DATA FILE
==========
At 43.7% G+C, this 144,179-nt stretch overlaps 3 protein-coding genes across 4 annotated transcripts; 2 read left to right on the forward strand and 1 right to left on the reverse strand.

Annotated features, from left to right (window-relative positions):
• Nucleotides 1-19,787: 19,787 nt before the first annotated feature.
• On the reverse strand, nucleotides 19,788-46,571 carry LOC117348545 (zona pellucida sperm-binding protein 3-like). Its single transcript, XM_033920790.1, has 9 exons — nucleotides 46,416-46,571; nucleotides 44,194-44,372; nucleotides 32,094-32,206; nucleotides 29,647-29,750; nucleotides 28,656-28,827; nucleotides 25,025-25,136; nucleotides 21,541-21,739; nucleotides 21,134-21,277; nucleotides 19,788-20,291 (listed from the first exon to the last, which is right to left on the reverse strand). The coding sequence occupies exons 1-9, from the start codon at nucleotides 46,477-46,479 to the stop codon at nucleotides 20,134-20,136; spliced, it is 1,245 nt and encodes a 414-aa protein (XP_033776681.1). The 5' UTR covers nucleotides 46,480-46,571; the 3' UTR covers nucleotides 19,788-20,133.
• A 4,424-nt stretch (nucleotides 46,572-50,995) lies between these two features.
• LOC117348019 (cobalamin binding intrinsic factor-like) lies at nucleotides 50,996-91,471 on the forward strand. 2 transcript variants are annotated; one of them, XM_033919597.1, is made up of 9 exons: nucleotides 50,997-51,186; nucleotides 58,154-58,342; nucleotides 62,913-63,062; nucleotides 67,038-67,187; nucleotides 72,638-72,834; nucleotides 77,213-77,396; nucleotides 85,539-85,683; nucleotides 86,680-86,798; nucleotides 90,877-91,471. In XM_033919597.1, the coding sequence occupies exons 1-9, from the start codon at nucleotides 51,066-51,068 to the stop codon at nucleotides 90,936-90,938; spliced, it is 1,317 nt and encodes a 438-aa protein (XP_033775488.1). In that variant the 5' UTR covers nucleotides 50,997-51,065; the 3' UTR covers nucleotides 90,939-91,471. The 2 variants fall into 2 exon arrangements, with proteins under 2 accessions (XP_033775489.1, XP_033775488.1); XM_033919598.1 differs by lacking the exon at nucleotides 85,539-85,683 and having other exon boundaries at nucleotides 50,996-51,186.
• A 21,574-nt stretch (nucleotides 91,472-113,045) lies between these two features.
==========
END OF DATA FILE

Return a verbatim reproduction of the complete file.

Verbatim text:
At 43.7% G+C, this 144,179-nt stretch overlaps 3 protein-coding genes across 4 annotated transcripts; 2 read left to right on the forward strand and 1 right to left on the reverse strand.

Annotated features, from left to right (window-relative positions):
• Nucleotides 1-19,787: 19,787 nt before the first annotated feature.
• On the reverse strand, nucleotides 19,788-46,571 carry LOC117348545 (zona pellucida sperm-binding protein 3-like). Its single transcript, XM_033920790.1, has 9 exons — nucleotides 46,416-46,571; nucleotides 44,194-44,372; nucleotides 32,094-32,206; nucleotides 29,647-29,750; nucleotides 28,656-28,827; nucleotides 25,025-25,136; nucleotides 21,541-21,739; nucleotides 21,134-21,277; nucleotides 19,788-20,291 (listed from the first exon to the last, which is right to left on the reverse strand). The coding sequence occupies exons 1-9, from the start codon at nucleotides 46,477-46,479 to the stop codon at nucleotides 20,134-20,136; spliced, it is 1,245 nt and encodes a 414-aa protein (XP_033776681.1). The 5' UTR covers nucleotides 46,480-46,571; the 3' UTR covers nucleotides 19,788-20,133.
• A 4,424-nt stretch (nucleotides 46,572-50,995) lies between these two features.
• LOC117348019 (cobalamin binding intrinsic factor-like) lies at nucleotides 50,996-91,471 on the forward strand. 2 transcript variants are annotated; one of them, XM_033919597.1, is made up of 9 exons: nucleotides 50,997-51,186; nucleotides 58,154-58,342; nucleotides 62,913-63,062; nucleotides 67,038-67,187; nucleotides 72,638-72,834; nucleotides 77,213-77,396; nucleotides 85,539-85,683; nucleotides 86,680-86,798; nucleotides 90,877-91,471. In XM_033919597.1, the coding sequence occupies exons 1-9, from the start codon at nucleotides 51,066-51,068 to the stop codon at nucleotides 90,936-90,938; spliced, it is 1,317 nt and encodes a 438-aa protein (XP_033775488.1). In that variant the 5' UTR covers nucleotides 50,997-51,065; the 3' UTR covers nucleotides 90,939-91,471. The 2 variants fall into 2 exon arrangements, with proteins under 2 accessions (XP_033775489.1, XP_033775488.1); XM_033919598.1 differs by lacking the exon at nucleotides 85,539-85,683 and having other exon boundaries at nucleotides 50,996-51,186.
• A 21,574-nt stretch (nucleotides 91,472-113,045) lies between these two features.